I’ve spent enough time dealing with Java programs to see enough ETL’s and other sorts of command-line based apps implemented in Java. And with these sort of programs came with the realization that more often than not developers opt for the “easy” way out and end up implementing command-line parsing by themselves.
This seem to be due to mainly one reason: a lot of developers don’t know of libraries available for parsing command-line arguments; and since Java offers a
main(String .. args) I guess it is very tempting to end up rolling your own code for this. And before you know it, there goes productivity as you end up handcrafting your own solution which then gets difficult to expand, has bugs and takes too much effort to maintain and distracts you from your business logic goals.
I went through a little learning exercise with my teams in MZ recently about introducing Apache Commons CLI in some of our apps so I thought I’d share some of these here. I have put together for this a Github repo here: https://github.com/liviutudor/using-apache-cli
The starting point is no CLI: if you look at the
master branch in this repo this is the standard scenario I have seen before: relying on positional parameters, so 1st parameter is filename, 2nd is encoding and so on: https://github.com/liviutudor/using-apache-cli/blob/master/src/main/java/liv/tudor/App.java#L24
As you can see the idea is simple: assume certain positions in the command line for certain parameters, read them and then validate them and finally proceed to using them. This code is very easy to write however you pay a price in maintainability: if you want to add a parameter or want to get rid of one or change it, this has a knock-on effect on all the indices of the other parameters. Similarly, if you want to make some parameters optional then this has an effect on indices and the code you write for it.
The other problem, also is that your main application code gets “decorated” with a lot of code for parsing and validating the arguments. This typically calls for a refactor and extracting all that code in a class/module of its own.
As such, first step in addressing an application like that for me is to extract this code in a class of its own which just stores the parameters — if you look at branch
config_no_cli that’s exactly what I’ve done: I’ve extracted the parameters processing in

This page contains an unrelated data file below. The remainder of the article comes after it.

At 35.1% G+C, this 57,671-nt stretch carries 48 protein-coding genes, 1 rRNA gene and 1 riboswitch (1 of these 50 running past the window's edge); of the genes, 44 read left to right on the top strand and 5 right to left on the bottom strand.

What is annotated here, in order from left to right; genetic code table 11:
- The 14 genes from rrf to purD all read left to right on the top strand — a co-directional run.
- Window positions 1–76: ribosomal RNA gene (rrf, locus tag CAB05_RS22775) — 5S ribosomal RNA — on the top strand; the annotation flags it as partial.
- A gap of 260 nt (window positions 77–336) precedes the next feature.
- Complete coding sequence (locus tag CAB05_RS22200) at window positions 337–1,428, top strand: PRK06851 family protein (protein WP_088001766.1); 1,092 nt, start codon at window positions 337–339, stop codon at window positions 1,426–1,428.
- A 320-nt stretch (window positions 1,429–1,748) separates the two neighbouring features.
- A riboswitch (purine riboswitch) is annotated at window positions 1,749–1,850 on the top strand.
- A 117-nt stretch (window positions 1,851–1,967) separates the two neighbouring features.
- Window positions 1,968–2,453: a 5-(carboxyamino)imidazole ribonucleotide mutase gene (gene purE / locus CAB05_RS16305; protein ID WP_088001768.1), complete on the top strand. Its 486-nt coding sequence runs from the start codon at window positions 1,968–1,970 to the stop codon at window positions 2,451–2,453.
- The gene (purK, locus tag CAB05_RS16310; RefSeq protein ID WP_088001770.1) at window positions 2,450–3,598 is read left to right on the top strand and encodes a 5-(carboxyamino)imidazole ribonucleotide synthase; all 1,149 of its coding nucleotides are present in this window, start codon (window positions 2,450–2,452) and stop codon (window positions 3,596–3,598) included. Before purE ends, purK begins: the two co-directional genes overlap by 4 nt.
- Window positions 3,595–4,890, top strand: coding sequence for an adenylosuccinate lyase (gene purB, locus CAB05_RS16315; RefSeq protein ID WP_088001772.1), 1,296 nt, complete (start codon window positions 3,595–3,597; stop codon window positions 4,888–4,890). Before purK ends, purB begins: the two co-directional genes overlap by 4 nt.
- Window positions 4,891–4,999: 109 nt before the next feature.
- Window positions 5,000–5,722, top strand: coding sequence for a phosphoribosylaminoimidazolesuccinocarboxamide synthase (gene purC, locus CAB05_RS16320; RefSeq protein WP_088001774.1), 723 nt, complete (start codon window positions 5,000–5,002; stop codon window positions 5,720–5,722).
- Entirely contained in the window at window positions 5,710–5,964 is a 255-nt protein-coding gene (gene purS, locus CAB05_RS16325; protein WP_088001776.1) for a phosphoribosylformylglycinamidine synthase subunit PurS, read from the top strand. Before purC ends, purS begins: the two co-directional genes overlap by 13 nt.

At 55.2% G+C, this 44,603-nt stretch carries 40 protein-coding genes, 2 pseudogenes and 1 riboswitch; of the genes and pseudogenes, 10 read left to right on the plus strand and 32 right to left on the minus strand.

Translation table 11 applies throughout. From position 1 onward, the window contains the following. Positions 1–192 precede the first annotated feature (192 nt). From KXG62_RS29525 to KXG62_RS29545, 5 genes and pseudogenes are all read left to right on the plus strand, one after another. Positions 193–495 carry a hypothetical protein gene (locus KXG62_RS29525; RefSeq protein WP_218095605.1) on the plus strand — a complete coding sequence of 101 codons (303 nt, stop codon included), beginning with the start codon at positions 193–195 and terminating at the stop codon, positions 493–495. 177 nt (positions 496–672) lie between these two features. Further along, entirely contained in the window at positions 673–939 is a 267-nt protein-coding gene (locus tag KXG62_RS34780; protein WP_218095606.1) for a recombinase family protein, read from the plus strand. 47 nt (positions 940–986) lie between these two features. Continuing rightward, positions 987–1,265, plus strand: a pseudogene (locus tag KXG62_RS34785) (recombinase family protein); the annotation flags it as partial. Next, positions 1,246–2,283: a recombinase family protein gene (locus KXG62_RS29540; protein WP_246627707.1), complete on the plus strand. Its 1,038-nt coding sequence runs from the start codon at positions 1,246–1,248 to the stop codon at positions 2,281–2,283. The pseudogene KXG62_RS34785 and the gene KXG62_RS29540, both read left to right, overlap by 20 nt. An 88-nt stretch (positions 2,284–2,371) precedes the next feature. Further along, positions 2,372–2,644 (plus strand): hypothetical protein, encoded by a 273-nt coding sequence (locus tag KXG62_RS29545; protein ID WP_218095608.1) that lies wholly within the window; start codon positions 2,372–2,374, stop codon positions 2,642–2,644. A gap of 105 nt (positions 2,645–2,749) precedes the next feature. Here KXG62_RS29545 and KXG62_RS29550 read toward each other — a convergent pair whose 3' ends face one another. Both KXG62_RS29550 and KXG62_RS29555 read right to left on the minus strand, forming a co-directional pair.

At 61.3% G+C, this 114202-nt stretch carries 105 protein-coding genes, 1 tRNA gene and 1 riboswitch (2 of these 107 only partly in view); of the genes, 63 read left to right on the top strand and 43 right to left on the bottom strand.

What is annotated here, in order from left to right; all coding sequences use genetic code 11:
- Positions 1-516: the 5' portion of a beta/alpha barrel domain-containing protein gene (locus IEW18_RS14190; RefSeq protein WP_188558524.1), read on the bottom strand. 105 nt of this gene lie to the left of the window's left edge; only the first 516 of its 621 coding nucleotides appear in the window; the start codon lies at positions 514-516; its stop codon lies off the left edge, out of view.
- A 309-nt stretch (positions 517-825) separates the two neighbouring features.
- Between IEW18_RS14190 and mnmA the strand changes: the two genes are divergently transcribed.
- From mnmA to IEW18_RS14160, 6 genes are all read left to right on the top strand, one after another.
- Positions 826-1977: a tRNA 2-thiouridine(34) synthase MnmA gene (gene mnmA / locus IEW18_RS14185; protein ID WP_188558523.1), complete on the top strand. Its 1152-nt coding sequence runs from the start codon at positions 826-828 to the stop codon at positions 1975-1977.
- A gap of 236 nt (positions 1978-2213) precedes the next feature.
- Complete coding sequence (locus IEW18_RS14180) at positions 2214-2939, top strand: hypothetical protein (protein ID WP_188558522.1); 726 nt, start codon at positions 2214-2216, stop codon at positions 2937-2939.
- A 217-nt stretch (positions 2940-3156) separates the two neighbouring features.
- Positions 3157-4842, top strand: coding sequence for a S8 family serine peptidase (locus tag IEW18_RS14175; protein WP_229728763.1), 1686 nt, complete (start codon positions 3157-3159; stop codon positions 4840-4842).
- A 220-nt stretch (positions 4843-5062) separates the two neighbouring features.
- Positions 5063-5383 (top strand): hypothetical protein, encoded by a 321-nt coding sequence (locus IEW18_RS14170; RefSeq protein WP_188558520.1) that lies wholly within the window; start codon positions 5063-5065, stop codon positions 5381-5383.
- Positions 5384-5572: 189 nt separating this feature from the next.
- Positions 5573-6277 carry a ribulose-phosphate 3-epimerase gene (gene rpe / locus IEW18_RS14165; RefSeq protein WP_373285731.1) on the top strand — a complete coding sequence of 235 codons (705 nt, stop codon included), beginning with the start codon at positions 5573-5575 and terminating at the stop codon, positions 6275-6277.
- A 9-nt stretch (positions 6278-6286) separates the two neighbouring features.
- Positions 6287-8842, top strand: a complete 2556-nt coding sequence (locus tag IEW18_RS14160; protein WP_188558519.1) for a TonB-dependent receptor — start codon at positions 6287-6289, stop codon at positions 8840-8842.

CmdLineParams: https://github.com/liviutudor/using-apache-cli/blob/config_no_cli/src/main/java/liv/tudor/CmdLineParams.java As you can see this is a Java bean which offers more friendly getters for the parameters so it makes it more intuitive when using it in the main app and calling methods such as
getFileName (rather than the cryptic
However, while we have made the code more readable by extracting the command line arguments processing in its own class, this still relies on positional parameters. So for next step I’m finally introducing Apache Commons CLI — look at
using_cli branch: https://github.com/liviutudor/using-apache-cli/blob/using_cli/src/main/java/liv/tudor/CmdLineParams.java We are keeping the same pattern of externalizing the parameters parsing and validation but now add CLI to it.
This allows us to no longer rely on position of parameters, specify if some parameters are optional or not (and let the library bail out if required parameters are missing) and a few other niceties that CLI library provides. The nice thing also about extracting parameters parsing in a separate class is that now we can use any way (and library!) for specifying and parsing and validating command line parameters without affecting the main app and the way it interacts with the parameter parsing — changes for parameter processing are now isolated to the
Conclusion: when faced with refactoring apps which rely on positional parameters, take this 2 step approach:
- Extract parameters parsing into its own module/class
- then proceed to adding CLI into this class
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